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Short- and medium-term follow-up of transcatheter closure of perimembranous ventricular septal defects

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Abstract

Background

Transcatheter closure of perimembranous ventricular septal defects is one of the greatest challenges in interventional cardiology. Short- and midium-term follow-up data for large samples are limited. This report presents our experience with transcatheter closure of perimembranous ventricular septal defects using an occluder.

Methods

Two hundred fifty-three patients included in the database of the Second Affiliated Hospital and Yuying Children’s Hospital from January 2011– December 2015 with transcatheter closure of perimembranous ventricular septal defects and discharged from follow-up. All patients were invited for clinical and transthoracic echocardiography, electrocardiogram, and thoracic radiography check-up.

Results

Device implantation was successful in 252 of 253 patients (99.6%). The median age was 42 months (range 27–216 months). The median follow-up duration was 36 months (range 6–60 months). The mean defect diameter was 3.5 ± 1.4 mm and the mean size of the ventricular septal defect rim below the aortic valve was 3.7 ± 1.8 mm. The mean diameter of the devices used was 4 mm. Thirty-seven patients developed arrhythmia after the procedure and recovered within 24 months; four patients had hemolysis and four had moderate tricuspid valve regurgitation. No other serious adverse event occurred during the follow-up period.

Conclusion

Transcatheter closure of perimembranous ventricular septal defects using an occluder is safe and effective in most patients.

Background

The ventricular septal defect (VSD) is one of most common congenital heart defects worldwide. Perimembranous ventricular septal defect, involve a more extensive area than normal membranous septum, also known as aortic subvalvular type. The defect is surrounded by membrane, or the upper edge is fibrous and the lower edge is muscular. With advances in imaging and screening of infants, the detection rate of confirmed cases of VSD has increased notably [1]. Almost 45% of VSDs occurring in isolation close spontaneously [2]. However, for patients with medium and larger (perimembranous or muscular) defects, surgical treatment is often recommended.

Admittedly, traditional surgical repair has yielded great results. Nevertheless, residual VSDs are frequently associated with complications, such as reoperation, infection, sternotomy scarring, and even death [3, 4]. In 1987, Lock [5] was the first to use the Rashkind double-umbrella occluder to close a VSD. Since then, transcatheter VSD closure has been used increasingly in selected patients worldwide. Nevertheless, this technique is associated with complications, such as embolization of the device, hemolysis, aortic insufficiency, and complete heart block. Although various centers in China have reported the use of interventional therapy for VSDs, few data on long-term results are available. We assessed 253 patients through periodic follow-up. In this study, we report the short- and midium-term follow-up results of transcatheter closure of perimembranous VSDs using an occluder in 253 selected patients at our medical center.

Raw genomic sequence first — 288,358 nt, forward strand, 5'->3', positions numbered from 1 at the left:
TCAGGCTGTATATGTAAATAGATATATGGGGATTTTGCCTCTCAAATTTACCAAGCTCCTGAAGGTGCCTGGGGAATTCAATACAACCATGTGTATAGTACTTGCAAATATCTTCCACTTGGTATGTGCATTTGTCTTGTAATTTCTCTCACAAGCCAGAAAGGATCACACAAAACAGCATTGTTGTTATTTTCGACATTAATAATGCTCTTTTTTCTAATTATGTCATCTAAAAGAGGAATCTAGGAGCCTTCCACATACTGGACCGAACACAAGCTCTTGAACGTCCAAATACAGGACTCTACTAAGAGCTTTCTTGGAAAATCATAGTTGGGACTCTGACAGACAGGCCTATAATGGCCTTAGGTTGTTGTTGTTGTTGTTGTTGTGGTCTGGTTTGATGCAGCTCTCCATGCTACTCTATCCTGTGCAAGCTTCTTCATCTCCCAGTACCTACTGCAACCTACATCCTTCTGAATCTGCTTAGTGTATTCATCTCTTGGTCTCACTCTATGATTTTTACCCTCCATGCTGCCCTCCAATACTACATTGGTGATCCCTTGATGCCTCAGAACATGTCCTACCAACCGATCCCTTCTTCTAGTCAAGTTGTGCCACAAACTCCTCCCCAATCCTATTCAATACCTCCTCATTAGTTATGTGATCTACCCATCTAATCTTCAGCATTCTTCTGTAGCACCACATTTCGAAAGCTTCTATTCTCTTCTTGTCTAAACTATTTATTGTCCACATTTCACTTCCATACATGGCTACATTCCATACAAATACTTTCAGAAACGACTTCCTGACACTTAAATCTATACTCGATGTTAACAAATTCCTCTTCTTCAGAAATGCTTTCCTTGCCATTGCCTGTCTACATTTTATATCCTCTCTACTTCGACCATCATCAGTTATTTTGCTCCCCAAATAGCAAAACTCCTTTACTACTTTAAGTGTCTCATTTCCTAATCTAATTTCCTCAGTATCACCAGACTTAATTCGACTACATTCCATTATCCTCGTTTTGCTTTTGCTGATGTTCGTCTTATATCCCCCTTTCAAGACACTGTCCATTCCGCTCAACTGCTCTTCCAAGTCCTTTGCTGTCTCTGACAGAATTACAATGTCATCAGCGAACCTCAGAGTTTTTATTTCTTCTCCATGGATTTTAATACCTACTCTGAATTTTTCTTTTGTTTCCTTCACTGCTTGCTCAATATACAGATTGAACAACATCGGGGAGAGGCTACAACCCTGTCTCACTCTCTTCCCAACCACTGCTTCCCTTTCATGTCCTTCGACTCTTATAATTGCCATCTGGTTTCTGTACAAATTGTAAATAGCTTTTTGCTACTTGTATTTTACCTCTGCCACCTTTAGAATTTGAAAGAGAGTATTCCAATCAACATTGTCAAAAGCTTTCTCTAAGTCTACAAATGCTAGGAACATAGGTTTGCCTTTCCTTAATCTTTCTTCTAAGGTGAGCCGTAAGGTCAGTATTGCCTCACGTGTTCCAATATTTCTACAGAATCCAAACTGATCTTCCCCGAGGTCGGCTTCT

Methods

Study design

This retrospective, descriptive, non-randomized study utilized data from January 2011–December 2015 from a single medical center (The Second Affiliated Hospital and Yuying Children’s Hospital, Institute of Cardiovascular Development and Translational Medicine, Wenzhou Medical University, Wenzhou, Zhejiang). Two hundred fifty-three patients (126 males, 127 females) were included (Table 1, Additional file 2: Table S2). Informed consent was obtained from all patients or their parents. All patients had clinical and echocardiographic evidence of ventricular septal defect (VSD). The position and distance between each valve and the defect should be carefully assessed preoperatively using echocardiography.

Table 1 General Characteristics of Patients

Closure protocol

According to the guidelines for interventional therapy via catheter for congenital heart disease, all patients underwent combined intravenous anesthesia and were monitored via electrocardiogram and blood pressure and oxygen saturation measurement. The peritoneal inguinal puncture site was anesthetized locally with 2% lidocaine, and the femoral vein and femoral artery were punctured. Left and right cardiac catheterization and left ventricular and ascending aortic angiography were performed to determine the size, location, shape, and distance from the aortic valve of the defect. The femoral artery, aorta, left ventricle, VSD, right ventricle, and femoral vein were identified. A long sheath was inserted into the left ventricle along the track from the side of the femoral vein, and then fed into the appropriate sealing device in an attempt to plug the defect. Generally, the sealing device must be 1–2 mm larger than the diameter of the defect. Following closure, the patient must be monitored closely for heart murmur via auscultation, left ventricular angiography should be repeated after 15 min to check for residual shunt, and root imaging should be used to assess the presence of aortic valve regurgitation and prolapse. Following successful closure, thoracic echocardiography (TTE) should be used to monitor the occluder location and sharp, and check for residual shunt and tricuspid valve, and to assess the movement of the aortic valve.